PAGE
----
If Cindy Walker had never produced another song besides “You Don’t Know Me,” her stature would be assured among country and pop writers. But the Mexia woman has written about four hundred others, including “Bubbles in My Beer” (Bob Wills) and “Two Glasses, Joe” (Ernest Tubb). All three are among the twenty Walker songs picked by former Wills vocalist Leon Rausch for the relaxed, subtly swinging Close to You (Southland). Without sacrificing the earthy emotions at the core, Rausch polishes each track to reveal a deeply hued gem. Greatest Grooves (Dragon Street), which gathers “Groovey”
Joe Poovey’s heppest sides from 1954 to 1997, confirms that the Dallas rockabilly rarely mustered the raw vocal power of peers like Ronnie Dawson, but proves that nobody boasted better bands. Always more comfortable with country than with rock, Poovey nonetheless shouts with the best of ’em on his 1958 should’ve-been-a-hit “Ten Long Fingers,” which recasts Chuck Berry’s Louisiana guitarist “Johnny B. Goode” as a Texas piano pounder. JOHN MORTHLAND
The one-man band known as Darin has a simple philosophy: “The hook is not part of the song. The hook is the song.” On his solo debut record, Solitarium (Copper), the Austinite (formerly half of Trish and Darin, with sister Trish Murphy) flaunts his influences (there are hipper antecedents, but it comes down to Revolver) in pleasingly left-of-center songs that offer more pop than a roomful of broken balloons. You’ll be hooked.
If there’s such a thing as a fringe legend, Gretchen Phillips qualifies, having been a member of three influential Austin bands: Meatjoy, Girls in the Nose, and Two Nice Girls. On Songs to Save Your Soul(Seasick Sailor Records), her first CD, Phillips has fashioned a quirkily beautiful, folk-and-gospel flavored song cycle that contemplates alienation, cultural warfare, spirituality, and sex, all in just over 21 minutes. JASON COHEN
Hazy, narcotic-hued soundscapes abound on Telescopic (Drag City), Edith Frost’s second album, which broadens the former Texan’s frugal acoustic approach with a medley of humming and buzzing electric instruments. Though the album’s lethargic pace initially lulls the listener, Frost’s dreamlike musings of human frailties are melodic, distinctive, and wholly addictive.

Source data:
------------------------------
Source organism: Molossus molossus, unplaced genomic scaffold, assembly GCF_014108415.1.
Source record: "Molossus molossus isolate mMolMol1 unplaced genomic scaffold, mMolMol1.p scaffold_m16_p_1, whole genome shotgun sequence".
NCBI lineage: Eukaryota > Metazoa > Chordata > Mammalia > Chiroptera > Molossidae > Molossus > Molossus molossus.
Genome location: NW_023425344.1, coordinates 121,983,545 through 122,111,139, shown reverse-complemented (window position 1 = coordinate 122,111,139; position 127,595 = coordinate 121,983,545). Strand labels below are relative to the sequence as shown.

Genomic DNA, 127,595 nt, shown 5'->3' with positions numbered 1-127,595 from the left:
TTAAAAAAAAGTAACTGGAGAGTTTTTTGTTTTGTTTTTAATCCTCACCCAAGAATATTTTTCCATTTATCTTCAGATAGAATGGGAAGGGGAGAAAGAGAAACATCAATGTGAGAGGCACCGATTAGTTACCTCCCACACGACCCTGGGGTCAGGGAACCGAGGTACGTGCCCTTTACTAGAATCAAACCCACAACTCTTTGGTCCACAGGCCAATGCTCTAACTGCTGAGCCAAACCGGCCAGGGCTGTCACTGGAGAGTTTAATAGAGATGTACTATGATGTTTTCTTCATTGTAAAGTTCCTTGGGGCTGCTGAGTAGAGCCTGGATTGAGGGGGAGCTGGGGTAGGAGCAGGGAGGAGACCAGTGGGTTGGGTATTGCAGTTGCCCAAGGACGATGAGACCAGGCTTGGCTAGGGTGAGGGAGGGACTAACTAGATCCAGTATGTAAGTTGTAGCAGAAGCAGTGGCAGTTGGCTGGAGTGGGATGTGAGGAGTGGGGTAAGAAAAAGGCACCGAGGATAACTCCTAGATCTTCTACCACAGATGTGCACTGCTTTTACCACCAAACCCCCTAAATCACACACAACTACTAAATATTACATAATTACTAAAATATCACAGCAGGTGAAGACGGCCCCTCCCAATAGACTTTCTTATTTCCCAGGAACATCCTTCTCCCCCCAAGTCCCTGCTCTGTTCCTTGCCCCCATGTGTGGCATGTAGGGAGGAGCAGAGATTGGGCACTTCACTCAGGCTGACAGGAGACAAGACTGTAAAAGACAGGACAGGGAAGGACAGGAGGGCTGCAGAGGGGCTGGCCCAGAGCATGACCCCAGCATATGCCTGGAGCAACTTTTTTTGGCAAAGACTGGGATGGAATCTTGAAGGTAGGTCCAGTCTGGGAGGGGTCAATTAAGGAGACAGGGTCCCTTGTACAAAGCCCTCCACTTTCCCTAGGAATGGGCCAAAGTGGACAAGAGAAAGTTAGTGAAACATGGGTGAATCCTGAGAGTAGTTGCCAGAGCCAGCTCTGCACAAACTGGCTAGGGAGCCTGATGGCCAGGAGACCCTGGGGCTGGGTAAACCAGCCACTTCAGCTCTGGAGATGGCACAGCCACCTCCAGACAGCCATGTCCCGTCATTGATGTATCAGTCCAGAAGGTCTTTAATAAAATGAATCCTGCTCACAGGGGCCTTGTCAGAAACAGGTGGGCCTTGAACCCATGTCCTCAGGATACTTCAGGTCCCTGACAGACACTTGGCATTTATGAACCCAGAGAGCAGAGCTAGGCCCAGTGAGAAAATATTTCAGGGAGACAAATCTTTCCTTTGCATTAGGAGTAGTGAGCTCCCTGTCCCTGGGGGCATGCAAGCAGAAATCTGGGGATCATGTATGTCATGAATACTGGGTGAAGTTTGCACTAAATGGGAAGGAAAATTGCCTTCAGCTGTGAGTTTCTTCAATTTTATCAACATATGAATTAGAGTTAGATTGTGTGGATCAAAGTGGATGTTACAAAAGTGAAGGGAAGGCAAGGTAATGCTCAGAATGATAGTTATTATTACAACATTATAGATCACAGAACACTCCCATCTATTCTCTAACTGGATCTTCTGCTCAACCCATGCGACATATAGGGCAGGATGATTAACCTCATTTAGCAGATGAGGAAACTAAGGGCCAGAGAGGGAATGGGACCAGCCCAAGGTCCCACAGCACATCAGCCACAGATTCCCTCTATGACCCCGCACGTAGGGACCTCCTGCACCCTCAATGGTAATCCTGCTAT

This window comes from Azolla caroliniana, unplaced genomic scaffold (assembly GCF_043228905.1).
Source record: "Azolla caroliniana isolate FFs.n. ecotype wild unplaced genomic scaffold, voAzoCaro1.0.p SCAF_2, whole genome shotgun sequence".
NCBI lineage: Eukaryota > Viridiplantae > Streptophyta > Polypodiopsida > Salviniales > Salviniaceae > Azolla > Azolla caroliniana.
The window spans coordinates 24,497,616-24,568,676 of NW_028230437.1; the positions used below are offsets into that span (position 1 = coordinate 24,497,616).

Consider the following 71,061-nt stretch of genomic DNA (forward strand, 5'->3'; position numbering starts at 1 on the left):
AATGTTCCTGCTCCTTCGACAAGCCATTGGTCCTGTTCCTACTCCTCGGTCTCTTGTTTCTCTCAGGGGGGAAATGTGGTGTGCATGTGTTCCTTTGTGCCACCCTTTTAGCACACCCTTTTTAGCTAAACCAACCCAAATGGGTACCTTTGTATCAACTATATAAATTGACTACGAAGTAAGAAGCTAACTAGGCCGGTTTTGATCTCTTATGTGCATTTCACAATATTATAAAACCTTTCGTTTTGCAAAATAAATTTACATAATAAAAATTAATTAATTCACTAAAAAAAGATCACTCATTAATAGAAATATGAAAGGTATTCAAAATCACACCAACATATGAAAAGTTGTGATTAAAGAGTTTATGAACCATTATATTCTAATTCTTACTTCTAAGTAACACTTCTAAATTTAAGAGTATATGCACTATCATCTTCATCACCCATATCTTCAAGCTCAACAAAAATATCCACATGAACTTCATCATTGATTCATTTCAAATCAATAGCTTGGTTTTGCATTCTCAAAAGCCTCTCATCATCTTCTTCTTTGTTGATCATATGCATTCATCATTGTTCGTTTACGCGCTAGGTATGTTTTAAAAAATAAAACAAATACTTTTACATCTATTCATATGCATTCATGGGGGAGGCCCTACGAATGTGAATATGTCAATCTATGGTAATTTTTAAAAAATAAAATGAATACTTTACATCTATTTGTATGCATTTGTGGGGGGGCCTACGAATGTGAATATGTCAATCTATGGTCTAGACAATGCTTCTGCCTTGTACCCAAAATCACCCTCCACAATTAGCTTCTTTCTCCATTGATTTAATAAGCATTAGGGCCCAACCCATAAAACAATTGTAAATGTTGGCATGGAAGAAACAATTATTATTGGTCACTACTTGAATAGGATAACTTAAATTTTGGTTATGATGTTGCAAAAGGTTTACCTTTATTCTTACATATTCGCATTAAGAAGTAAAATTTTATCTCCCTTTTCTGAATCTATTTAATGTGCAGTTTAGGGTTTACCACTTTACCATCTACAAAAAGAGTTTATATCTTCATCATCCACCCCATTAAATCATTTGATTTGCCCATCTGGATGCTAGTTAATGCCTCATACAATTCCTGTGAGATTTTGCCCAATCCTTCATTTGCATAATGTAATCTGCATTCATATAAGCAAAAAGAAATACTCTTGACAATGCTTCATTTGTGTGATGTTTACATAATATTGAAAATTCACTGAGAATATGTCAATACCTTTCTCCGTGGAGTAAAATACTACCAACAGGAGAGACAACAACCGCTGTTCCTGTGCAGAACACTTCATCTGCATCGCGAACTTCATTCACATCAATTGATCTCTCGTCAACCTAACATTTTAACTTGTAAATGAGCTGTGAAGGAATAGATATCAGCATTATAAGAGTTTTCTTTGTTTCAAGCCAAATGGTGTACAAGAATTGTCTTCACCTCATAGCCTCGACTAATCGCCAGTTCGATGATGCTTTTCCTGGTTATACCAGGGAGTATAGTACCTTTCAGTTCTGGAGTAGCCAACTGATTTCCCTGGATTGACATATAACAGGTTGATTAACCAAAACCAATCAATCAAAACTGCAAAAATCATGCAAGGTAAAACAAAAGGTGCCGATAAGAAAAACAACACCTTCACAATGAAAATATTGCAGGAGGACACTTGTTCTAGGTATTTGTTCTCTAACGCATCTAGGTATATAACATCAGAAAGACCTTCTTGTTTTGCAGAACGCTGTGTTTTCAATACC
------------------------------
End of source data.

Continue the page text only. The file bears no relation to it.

Overshadowed by his former high school classmate Ornette Coleman, and more recently by his son Joshua, Fort Worth tenor saxophonist Dewey Redman remains an underappreciated talent. Despite exemplary turns with Coleman, Charlie Haden, and Keith Jarrett, Redman’s own recordings are infrequent. Ear of the Behearer (Impulse!), an adventurous 1973 reissue, is one of the most exciting and far-reaching. Perched atop a feral band with uncommon instrumentation, Redman’s tone fuels frantic improvisations, droning dirges, and even some down-home Texas blues. JEFF MCCORD
North Texas’ feisty Honey Records has done a public service by assembling the works of Homer Henderson into a CD for the ages, Greatest Flops and Golden Filler. All of Homer’s semi-hits are here—“Picking Up Beer Cans on the Highway,” “I Want a Date With a Cowboy Cheerleader,” the epic “Lee Harvey Was a Friend of Mine”—celebrating the checkered career of the only star from Dallas named after a street intersection. Southwest F.O.B. had all the ingredients for a sixties-era punk band—a teenybop Farfisa organ, “deep” lyrics, and a bona fide regional hit, “Smell of Incense.” So how come this hep Dallas combo was overlooked on the Nuggets box set? Probably because two members actually became famous as the seventies soft rock duo England Dan (Seals) and John Ford Coley (né Colley). Inklings of that pop sensibility are all over Smell of Incense (Sundazed), but there’s also a righteous extended jam, “And Another Thing,” for street cred and “Bells of Baytown,” which tries to make the Texas coast sound as pretty as the Mediterranean. JOE NICK PATOSKI
Texans B. J. Thomas and Christopher Cross took career turns at Oscar-winning Burt Bacharach compositions, and both land cuts with 35 other performers on Rhino’s exquisite The Look of Love: The Burt Bacharach Collection. The 75 tracks drip kitsch like syrup wrung from a pancake with both hands: solos are whistled, oboed, and ukuleled, with guitar chinks and Tijuana Brass blasts to punctuate, but underneath are melodies that ride like Charlie Parker runs, like a kid taking the stairs three steps at a time. And you don’t have to be an Elvis Costello fan to listen to the whole thing. JOHN SPONG
Technophobes need not fear Distraction (Bantam Spectra, $23.95), the new novel from Austinite Bruce Sterling, the nation’s preeminent cyberfabulist. Plot and character take center stage; the requisite computers and futuristic gizmos do duty as intriguing props and backdrops. This cautionary vision of America falling apart in the year 2044 is an engaging, Cajun-spiced tale of romance and intrigue that satisfies thoroughly—even if sci-fi isn’t your bag. MIKE SHEA